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Precision Agric

DOI 10.1007/s11119-012-9257-6
TECHNICAL NOTE

A flexible unmanned aerial vehicle for precision


agriculture
Jacopo Primicerio Salvatore Filippo Di Gennaro Edoardo Fiorillo
Lorenzo Genesio Emanuele Lugato Alessandro Matese
Francesco Primo Vaccari

Springer Science+Business Media, LLC 2012

Abstract An unmanned aerial vehicle (VIPtero) was assembled and tested with the
aim of developing a flexible and powerful tool for site-specific vineyard management. The
system comprised a six-rotor aerial platform capable of flying autonomously to a predetermined point in space, and of a pitch and roll compensated multi-spectral camera for
vegetation canopy reflectance recording. Before the flight campaign, the camera accuracy
was evaluated against high resolution ground-based measurements, made with a field
spectrometer. Then, VIPtero performed the flight in an experimental vineyard in Central
Italy, acquiring 63 multi-spectral images during 10 min of flight completed almost
autonomously. Images were analysed and classified vigour maps were produced based on
normalized difference vegetation index. The resulting vigour maps showed clearly crop
heterogeneity conditions, in good agreement with ground-based observations. The system
provided very promising results that encourage its development as a tool for precision
agriculture application in small crops.
Keywords High resolution images  Normalized difference vegetation index 
Multi-spectral images  Vigour maps  Vineyard

Introduction
Nowadays, most precision agriculture (PA) research is oriented towards the implementation of new sensors and instruments, able to remotely detect crop and soil properties in
quasi-real time. Whereas the spatial resolution of some satellite sensors, such as Ikonos and
Quickbird has been improved recently, nevertheless some major concerns still depend on
the difficulty to take repeated measurements during the crop cycle (Moran et al. 1997;
Yang et al. 2006).

J. Primicerio (&)  S. F. Di Gennaro  E. Fiorillo  L. Genesio  E. Lugato  A. Matese  F. P. Vaccari


IBIMET-CNR, Istituto di BiometeorologiaConsiglio Nazionale delle Ricerche, Via Giovanni
Caproni, 8, 50145 Firenze, Italy
e-mail: j.primicerio@ibimet.cnr.it

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A solution to overcome these problems is the use of airborne remote sensing which
allows very high spatial resolution, (of the order of a few centimeters), and choice of
independent timing of aerial passes. The latter fact avoids inadequate frequency of satellite
surveys or disturbing cloud cover conditions. However, some specific limits of airborne
remote sensing are high operational costs which make it economically profitable only over
large areas, and the lack of time flexibility associated with the scheduling of flight plans.
In the last decade, the development of unmanned aerial vehicles (UAV) platforms,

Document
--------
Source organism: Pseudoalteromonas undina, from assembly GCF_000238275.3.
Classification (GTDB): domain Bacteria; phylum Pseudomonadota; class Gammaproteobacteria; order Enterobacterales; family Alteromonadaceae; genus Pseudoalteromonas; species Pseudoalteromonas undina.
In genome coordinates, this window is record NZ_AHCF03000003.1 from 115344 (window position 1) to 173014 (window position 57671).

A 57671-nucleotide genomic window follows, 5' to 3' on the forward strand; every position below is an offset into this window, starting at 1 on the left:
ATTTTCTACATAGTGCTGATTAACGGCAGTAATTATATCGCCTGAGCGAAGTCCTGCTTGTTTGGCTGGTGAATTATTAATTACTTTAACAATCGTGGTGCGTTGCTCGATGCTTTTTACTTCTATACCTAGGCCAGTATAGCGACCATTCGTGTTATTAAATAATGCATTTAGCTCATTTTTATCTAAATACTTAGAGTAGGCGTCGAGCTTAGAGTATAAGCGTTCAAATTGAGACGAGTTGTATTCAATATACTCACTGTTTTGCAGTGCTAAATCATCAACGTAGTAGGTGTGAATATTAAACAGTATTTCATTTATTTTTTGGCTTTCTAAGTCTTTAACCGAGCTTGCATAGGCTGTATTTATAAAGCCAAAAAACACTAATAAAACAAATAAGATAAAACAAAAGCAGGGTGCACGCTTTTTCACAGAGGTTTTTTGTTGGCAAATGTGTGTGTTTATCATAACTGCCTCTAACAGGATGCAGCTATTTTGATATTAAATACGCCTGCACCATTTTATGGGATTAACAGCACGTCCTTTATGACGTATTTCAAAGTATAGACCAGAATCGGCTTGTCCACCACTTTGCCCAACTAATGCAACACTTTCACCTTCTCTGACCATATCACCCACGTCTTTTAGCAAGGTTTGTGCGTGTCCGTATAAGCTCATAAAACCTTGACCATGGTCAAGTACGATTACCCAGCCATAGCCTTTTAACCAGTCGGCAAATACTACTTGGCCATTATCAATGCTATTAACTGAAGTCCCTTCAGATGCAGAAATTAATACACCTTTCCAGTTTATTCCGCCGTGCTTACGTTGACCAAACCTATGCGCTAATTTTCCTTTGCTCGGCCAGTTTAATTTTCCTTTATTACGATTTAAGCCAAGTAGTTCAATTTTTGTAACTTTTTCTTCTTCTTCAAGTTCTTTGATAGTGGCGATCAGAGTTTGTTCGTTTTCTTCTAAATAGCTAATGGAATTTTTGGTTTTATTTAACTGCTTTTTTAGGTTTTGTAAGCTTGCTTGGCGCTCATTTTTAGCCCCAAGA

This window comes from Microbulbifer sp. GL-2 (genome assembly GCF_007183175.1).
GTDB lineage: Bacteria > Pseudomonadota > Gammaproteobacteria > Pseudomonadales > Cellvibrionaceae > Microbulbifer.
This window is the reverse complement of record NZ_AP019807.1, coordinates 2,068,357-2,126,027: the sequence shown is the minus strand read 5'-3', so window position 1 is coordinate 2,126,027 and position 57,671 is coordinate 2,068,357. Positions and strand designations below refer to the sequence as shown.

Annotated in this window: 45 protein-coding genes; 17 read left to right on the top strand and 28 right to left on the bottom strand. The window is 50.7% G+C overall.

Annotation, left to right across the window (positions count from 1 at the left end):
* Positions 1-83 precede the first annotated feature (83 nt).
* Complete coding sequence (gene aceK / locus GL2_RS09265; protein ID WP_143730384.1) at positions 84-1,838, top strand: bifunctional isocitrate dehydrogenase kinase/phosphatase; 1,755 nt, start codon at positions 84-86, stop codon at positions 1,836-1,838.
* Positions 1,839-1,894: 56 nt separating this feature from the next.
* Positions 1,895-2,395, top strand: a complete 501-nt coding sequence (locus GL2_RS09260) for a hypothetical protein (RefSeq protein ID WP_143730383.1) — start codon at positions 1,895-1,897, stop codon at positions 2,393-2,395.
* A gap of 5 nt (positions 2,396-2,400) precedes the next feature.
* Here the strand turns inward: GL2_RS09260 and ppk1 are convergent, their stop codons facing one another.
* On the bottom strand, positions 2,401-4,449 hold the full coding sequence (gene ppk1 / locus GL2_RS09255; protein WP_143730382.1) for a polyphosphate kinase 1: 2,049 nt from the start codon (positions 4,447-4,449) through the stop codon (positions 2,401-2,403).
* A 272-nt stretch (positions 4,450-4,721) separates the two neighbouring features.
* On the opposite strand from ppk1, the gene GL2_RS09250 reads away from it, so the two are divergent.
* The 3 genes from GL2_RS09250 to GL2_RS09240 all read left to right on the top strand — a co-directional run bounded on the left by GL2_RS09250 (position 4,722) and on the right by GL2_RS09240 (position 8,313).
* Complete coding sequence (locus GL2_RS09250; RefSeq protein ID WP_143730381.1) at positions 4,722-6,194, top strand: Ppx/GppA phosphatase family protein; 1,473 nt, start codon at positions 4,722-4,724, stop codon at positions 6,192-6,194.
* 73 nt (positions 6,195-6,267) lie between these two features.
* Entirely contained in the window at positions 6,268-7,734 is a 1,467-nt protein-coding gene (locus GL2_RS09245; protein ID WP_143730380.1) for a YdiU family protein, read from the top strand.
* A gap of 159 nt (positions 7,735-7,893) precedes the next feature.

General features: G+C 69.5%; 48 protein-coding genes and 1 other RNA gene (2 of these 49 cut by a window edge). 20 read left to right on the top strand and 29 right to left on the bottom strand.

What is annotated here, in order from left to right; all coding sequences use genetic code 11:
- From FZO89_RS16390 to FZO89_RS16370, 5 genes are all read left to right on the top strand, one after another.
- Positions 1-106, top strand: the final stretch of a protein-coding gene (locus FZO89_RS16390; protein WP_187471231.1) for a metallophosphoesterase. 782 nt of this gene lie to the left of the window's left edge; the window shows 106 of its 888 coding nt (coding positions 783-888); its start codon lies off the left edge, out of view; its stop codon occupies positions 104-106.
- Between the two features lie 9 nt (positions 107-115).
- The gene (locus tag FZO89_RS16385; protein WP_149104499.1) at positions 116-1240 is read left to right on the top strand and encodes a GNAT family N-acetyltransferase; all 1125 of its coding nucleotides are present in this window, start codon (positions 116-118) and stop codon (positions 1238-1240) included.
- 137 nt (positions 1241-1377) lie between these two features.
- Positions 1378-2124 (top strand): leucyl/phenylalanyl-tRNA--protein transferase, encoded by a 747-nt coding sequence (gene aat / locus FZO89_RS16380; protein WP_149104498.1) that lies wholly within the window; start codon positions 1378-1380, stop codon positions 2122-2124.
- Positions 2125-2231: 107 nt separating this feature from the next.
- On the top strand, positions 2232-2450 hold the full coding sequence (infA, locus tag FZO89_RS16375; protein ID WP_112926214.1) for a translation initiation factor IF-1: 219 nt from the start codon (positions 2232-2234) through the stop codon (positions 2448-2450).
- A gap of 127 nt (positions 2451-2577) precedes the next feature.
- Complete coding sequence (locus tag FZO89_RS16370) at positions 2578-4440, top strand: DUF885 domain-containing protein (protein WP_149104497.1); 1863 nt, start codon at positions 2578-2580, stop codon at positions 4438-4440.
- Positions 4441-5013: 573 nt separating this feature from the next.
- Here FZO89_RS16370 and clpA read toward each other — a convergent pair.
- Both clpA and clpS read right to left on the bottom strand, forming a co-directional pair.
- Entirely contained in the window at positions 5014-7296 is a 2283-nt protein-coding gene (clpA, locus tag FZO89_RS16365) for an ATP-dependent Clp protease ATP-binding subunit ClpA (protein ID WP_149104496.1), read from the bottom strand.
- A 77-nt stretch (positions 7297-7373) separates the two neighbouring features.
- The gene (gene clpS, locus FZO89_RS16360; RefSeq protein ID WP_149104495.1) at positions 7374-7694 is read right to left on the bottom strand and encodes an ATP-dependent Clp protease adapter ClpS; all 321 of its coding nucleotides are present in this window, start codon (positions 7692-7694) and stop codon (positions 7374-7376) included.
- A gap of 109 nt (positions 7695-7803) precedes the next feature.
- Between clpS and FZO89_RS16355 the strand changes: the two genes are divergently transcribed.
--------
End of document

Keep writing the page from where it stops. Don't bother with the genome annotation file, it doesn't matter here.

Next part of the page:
characterized by small size has offered a new solution for crop management and monitoring, capable of timely provision of high resolution images, especially where small
productive areas have to be monitored (Lelong et al. 2008).
For these reasons, it is believed that a UAV with these characteristics could be suitable
for vineyard management where very flexible monitoring with typically less than one week
notice is needed. This is especially true in a region like Tuscany (Central Italy), characterized by a fragmentation of the properties into small units up to 5 ha, by wide diversity in
topography and climatic conditions and by large differences in wine production quality
(Matese et al. 2009).
Such variability is directly correlated with the annually stored biomasscreated by
photosynthesisper surface unit, generally referred as vigour (Bramley et al. 2011; Goulet
and Morlat 2011; Huglin and Schneider 1998). Therefore, it is clear that vigour maps
derived from vegetation indices such as Normalized Difference Vegetation Index (NDVI),
might provide useful information to viticulturists to increase the oenological potential of
the vineyard (Berni et al. 2009; Costa-Ferreira et al. 2007, 2009).
In this work, the aerial platform VIPtero, a flexible and completely customizable
UAV system, capable of acquiring high resolution multi-spectral images particularly suited
for precision agriculture applications over small crops is described. The vegetation indices
obtained from UAV images are in excellent agreement with those acquired with a groundbased high-resolution spectroradiometer. Finally, some results of imaging analysis over an
experimental vineyard, resulting from the flight campaign with VIPtero are shown.

Materials and methods


Hardware setup
The UAV platform VIPtero is a modified Mikrokopter Hexa-II (HiSystems GmbH,
Moomerland, Germany), an open-source project that is available with pre-assembled flight
and brushless control boards, and optional 3-axis magnetic compass and a global positioning system (GPS) unit. The VIPtero is a six-rotor aerial platform capable of vertical
take-off and landing and flight autonomously to a user-defined set of waypoints. The
effective payload is of around 1 kg with 10 min of continuous operation.
The Hexa-II was further equipped with an EagleTree telemetry kit, a custom made First
Person View flight system (Eagle Tree Systems LLC, Bellevue, WA, USA) and a black
box with autonomous power supply, GPS receiver and a global system for mobile
communication (GSM) modem for the recovery of the platform in case of any malfunction
of the navigation system.
The VIPtero has an underslung universal camera mount, compensated for pitch and
roll by hi-speed tilt servos directly operated by the flight control board (FlightCTRL). This
was customized including a 3-axis elastic suspension to decouple the camera-UAV system